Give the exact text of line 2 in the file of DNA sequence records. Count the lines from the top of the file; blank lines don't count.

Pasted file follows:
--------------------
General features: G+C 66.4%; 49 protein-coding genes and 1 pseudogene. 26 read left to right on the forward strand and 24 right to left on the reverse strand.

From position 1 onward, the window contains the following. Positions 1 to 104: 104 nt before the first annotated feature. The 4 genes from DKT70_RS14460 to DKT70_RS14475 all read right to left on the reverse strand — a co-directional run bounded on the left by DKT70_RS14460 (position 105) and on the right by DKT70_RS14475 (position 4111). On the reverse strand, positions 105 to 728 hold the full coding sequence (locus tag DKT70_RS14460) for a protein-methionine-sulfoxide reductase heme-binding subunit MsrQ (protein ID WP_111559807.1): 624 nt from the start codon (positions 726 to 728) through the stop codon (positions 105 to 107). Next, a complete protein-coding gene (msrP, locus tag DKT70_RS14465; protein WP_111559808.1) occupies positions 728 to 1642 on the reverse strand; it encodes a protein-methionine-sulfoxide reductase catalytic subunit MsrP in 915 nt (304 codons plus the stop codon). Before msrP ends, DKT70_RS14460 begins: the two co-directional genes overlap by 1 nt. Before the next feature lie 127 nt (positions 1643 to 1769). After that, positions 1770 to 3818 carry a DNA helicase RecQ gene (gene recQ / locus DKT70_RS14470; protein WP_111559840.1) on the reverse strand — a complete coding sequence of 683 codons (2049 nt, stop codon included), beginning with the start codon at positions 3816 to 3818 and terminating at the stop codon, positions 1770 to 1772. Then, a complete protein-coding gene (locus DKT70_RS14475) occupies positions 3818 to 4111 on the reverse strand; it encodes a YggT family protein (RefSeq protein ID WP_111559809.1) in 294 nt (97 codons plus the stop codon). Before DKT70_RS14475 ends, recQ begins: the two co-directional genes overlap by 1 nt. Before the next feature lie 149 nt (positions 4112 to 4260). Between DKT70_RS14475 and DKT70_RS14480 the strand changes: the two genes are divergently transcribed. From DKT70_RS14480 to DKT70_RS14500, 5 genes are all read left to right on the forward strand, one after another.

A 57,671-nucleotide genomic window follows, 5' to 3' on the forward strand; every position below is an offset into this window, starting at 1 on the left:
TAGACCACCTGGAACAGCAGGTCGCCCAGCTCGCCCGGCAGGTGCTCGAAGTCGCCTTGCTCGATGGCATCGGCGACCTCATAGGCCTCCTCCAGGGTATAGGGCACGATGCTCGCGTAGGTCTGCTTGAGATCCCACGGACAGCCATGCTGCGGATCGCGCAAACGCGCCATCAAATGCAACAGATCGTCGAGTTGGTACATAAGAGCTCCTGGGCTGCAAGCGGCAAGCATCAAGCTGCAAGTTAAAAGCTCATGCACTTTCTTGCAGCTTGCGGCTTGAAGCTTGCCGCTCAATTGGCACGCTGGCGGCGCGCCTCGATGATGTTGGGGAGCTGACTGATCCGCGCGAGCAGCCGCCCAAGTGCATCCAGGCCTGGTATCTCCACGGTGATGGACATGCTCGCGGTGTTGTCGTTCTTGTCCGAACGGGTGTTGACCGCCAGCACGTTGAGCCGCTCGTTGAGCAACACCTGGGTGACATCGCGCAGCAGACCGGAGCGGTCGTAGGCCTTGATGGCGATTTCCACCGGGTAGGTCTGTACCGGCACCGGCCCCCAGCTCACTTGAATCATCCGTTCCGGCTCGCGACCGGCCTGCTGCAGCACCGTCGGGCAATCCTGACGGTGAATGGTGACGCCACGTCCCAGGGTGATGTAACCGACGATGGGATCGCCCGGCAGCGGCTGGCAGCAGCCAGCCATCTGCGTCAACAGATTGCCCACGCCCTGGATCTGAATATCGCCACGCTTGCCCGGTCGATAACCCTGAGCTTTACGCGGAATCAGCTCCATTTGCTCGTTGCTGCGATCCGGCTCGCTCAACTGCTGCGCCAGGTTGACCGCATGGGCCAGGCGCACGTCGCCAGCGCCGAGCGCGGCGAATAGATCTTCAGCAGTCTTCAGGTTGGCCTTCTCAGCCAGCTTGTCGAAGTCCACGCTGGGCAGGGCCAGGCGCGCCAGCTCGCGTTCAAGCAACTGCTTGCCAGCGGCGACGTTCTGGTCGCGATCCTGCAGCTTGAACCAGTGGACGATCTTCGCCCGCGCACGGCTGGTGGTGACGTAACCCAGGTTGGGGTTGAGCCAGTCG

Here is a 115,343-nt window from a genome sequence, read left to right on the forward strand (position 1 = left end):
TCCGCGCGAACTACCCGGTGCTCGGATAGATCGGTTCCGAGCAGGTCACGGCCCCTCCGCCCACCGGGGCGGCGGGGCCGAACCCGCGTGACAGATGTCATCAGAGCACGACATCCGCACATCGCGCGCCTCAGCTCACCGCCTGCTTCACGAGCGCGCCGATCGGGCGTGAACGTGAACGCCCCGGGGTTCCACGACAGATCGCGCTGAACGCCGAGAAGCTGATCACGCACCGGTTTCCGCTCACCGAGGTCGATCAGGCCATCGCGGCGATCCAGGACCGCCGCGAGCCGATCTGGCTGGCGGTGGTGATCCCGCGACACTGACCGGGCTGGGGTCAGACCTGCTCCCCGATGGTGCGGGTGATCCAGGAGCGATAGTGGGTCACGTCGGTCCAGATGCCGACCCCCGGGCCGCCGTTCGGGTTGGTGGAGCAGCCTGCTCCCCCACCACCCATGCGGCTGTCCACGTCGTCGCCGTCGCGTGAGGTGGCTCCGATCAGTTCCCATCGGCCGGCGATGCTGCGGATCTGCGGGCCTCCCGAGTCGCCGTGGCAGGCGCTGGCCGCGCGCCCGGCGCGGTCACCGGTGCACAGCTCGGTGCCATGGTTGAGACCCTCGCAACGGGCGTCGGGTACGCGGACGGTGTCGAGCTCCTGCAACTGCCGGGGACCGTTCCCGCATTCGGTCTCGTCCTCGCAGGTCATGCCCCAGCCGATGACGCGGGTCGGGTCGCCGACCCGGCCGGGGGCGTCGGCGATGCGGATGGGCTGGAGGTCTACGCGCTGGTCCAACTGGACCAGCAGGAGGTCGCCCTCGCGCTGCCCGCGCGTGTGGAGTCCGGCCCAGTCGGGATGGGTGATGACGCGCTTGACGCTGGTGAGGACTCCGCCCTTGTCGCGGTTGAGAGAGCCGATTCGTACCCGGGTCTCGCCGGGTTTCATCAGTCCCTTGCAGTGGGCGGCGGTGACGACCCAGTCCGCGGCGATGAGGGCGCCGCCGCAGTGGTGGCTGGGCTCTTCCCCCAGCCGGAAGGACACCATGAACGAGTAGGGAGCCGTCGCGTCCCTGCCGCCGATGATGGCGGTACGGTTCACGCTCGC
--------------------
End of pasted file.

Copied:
From position 1 onward, the window contains the following. Positions 1 to 104: 104 nt before the first annotated feature. The 4 genes from DKT70_RS14460 to DKT70_RS14475 all read right to left on the reverse strand — a co-directional run bounded on the left by DKT70_RS14460 (position 105) and on the right by DKT70_RS14475 (position 4111). On the reverse strand, positions 105 to 728 hold the full coding sequence (locus tag DKT70_RS14460) for a protein-methionine-sulfoxide reductase heme-binding subunit MsrQ (protein ID WP_111559807.1): 624 nt from the start codon (positions 726 to 728) through the stop codon (positions 105 to 107). Next, a complete protein-coding gene (msrP, locus tag DKT70_RS14465; protein WP_111559808.1) occupies positions 728 to 1642 on the reverse strand; it encodes a protein-methionine-sulfoxide reductase catalytic subunit MsrP in 915 nt (304 codons plus the stop codon). Before msrP ends, DKT70_RS14460 begins: the two co-directional genes overlap by 1 nt. Before the next feature lie 127 nt (positions 1643 to 1769). After that, positions 1770 to 3818 carry a DNA helicase RecQ gene (gene recQ / locus DKT70_RS14470; protein WP_111559840.1) on the reverse strand — a complete coding sequence of 683 codons (2049 nt, stop codon included), beginning with the start codon at positions 3816 to 3818 and terminating at the stop codon, positions 1770 to 1772. Then, a complete protein-coding gene (locus DKT70_RS14475) occupies positions 3818 to 4111 on the reverse strand; it encodes a YggT family protein (RefSeq protein ID WP_111559809.1) in 294 nt (97 codons plus the stop codon). Before DKT70_RS14475 ends, recQ begins: the two co-directional genes overlap by 1 nt. Before the next feature lie 149 nt (positions 4112 to 4260). Between DKT70_RS14475 and DKT70_RS14480 the strand changes: the two genes are divergently transcribed. From DKT70_RS14480 to DKT70_RS14500, 5 genes are all read left to right on the forward strand, one after another.